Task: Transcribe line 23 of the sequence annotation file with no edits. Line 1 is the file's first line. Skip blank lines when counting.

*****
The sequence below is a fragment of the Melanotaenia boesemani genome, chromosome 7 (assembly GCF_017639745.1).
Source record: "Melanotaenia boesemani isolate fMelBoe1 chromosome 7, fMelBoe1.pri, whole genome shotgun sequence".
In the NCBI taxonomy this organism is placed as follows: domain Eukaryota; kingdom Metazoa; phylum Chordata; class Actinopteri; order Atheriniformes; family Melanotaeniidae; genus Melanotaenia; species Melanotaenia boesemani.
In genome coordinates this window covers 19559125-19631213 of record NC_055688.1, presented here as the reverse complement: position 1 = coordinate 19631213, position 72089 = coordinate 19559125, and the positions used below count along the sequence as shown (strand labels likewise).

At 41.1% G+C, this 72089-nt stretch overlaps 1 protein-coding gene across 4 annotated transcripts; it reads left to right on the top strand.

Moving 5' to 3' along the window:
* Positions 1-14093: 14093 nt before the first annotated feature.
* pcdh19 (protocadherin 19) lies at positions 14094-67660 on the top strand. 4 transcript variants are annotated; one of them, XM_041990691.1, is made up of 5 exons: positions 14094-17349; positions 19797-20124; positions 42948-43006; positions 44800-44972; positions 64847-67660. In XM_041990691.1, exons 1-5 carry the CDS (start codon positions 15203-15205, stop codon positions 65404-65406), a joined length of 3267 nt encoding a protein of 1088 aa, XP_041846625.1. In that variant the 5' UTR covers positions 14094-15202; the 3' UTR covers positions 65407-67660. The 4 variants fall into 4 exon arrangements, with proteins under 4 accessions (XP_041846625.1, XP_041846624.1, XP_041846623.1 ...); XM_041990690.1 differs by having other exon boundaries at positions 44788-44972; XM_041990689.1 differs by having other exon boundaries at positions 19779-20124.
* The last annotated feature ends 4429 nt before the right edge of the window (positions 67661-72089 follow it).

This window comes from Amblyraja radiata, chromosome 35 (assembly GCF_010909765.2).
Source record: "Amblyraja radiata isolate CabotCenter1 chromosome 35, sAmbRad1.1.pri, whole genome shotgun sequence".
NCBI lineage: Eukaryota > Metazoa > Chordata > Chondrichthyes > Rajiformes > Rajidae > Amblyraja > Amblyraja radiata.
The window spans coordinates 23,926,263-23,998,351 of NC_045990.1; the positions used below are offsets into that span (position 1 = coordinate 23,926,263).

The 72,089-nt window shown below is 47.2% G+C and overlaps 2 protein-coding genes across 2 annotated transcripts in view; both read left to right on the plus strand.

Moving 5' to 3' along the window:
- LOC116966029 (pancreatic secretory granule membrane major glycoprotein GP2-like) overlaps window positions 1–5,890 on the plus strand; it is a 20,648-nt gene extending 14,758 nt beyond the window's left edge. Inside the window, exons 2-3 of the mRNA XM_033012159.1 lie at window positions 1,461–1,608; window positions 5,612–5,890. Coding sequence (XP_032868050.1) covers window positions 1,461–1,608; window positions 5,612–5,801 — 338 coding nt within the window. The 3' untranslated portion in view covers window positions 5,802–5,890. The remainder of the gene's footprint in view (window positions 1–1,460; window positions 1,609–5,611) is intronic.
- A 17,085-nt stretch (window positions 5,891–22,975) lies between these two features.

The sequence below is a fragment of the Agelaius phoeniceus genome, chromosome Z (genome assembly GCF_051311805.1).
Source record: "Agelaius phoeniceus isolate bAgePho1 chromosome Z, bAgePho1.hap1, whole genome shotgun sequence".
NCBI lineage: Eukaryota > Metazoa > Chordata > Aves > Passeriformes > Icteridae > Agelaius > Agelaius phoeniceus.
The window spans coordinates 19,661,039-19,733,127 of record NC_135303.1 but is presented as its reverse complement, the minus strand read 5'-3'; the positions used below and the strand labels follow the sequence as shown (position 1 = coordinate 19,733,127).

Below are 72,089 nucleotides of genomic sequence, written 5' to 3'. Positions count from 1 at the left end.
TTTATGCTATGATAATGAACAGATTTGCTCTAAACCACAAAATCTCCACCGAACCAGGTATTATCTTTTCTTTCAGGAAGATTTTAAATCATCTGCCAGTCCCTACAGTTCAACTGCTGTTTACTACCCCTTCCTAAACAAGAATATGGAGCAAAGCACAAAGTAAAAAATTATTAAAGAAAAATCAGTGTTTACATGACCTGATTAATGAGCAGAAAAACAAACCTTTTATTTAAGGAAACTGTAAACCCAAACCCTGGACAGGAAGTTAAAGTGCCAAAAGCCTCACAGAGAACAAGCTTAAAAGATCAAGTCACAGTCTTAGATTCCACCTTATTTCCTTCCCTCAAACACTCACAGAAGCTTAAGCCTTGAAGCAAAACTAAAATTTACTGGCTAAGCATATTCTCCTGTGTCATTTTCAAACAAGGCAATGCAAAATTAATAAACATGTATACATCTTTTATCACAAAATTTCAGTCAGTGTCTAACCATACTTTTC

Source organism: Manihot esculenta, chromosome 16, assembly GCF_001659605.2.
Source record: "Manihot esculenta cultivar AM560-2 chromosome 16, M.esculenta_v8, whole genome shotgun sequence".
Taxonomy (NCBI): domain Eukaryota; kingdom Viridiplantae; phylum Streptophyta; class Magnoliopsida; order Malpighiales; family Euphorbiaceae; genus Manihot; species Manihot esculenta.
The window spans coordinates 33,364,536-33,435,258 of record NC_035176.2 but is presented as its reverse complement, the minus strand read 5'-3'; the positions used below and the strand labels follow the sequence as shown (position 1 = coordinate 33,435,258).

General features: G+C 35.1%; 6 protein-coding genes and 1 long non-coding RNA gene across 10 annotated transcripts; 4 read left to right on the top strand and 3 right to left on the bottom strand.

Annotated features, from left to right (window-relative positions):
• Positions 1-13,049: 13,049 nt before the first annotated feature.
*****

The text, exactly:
TTTATGCTATGATAATGAACAGATTTGCTCTAAACCACAAAATCTCCACCGAACCAGGTATTATCTTTTCTTTCAGGAAGATTTTAAATCATCTGCCAGTCCCTACAGTTCAACTGCTGTTTACTACCCCTTCCTAAACAAGAATATGGAGCAAAGCACAAAGTAAAAAATTATTAAAGAAAAATCAGTGTTTACATGACCTGATTAATGAGCAGAAAAACAAACCTTTTATTTAAGGAAACTGTAAACCCAAACCCTGGACAGGAAGTTAAAGTGCCAAAAGCCTCACAGAGAACAAGCTTAAAAGATCAAGTCACAGTCTTAGATTCCACCTTATTTCCTTCCCTCAAACACTCACAGAAGCTTAAGCCTTGAAGCAAAACTAAAATTTACTGGCTAAGCATATTCTCCTGTGTCATTTTCAAACAAGGCAATGCAAAATTAATAAACATGTATACATCTTTTATCACAAAATTTCAGTCAGTGTCTAACCATACTTTTC